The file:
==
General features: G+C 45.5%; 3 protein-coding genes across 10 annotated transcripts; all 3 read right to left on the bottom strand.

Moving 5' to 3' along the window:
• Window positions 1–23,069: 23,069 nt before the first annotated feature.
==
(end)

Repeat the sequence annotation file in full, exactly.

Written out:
General features: G+C 45.5%; 3 protein-coding genes across 10 annotated transcripts; all 3 read right to left on the bottom strand.

Moving 5' to 3' along the window:
• Window positions 1–23,069: 23,069 nt before the first annotated feature.